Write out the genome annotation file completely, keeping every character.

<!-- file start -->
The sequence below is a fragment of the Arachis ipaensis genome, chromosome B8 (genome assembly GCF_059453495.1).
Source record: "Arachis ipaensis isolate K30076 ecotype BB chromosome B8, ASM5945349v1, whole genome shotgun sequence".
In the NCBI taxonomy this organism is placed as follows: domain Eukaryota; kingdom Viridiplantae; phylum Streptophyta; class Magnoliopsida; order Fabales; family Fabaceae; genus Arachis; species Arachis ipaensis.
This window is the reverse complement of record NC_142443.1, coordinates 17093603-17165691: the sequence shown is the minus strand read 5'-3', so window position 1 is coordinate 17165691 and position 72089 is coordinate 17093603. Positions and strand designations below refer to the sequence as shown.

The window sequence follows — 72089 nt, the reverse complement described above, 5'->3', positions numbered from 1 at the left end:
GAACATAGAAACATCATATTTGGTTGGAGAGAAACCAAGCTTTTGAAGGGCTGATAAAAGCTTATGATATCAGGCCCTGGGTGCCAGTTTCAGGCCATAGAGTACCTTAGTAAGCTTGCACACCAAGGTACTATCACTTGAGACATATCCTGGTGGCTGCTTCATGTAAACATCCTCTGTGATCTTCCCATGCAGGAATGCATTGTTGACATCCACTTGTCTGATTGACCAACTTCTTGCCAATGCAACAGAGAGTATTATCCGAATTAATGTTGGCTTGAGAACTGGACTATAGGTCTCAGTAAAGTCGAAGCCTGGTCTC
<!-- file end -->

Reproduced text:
The sequence below is a fragment of the Arachis ipaensis genome, chromosome B8 (genome assembly GCF_059453495.1).
Source record: "Arachis ipaensis isolate K30076 ecotype BB chromosome B8, ASM5945349v1, whole genome shotgun sequence".
In the NCBI taxonomy this organism is placed as follows: domain Eukaryota; kingdom Viridiplantae; phylum Streptophyta; class Magnoliopsida; order Fabales; family Fabaceae; genus Arachis; species Arachis ipaensis.
This window is the reverse complement of record NC_142443.1, coordinates 17093603-17165691: the sequence shown is the minus strand read 5'-3', so window position 1 is coordinate 17165691 and position 72089 is coordinate 17093603. Positions and strand designations below refer to the sequence as shown.

The window sequence follows — 72089 nt, the reverse complement described above, 5'->3', positions numbered from 1 at the left end:
GAACATAGAAACATCATATTTGGTTGGAGAGAAACCAAGCTTTTGAAGGGCTGATAAAAGCTTATGATATCAGGCCCTGGGTGCCAGTTTCAGGCCATAGAGTACCTTAGTAAGCTTGCACACCAAGGTACTATCACTTGAGACATATCCTGGTGGCTGCTTCATGTAAACATCCTCTGTGATCTTCCCATGCAGGAATGCATTGTTGACATCCACTTGTCTGATTGACCAACTTCTTGCCAATGCAACAGAGAGTATTATCCGAATTAATGTTGGCTTGAGAACTGGACTATAGGTCTCAGTAAAGTCGAAGCCTGGTCTC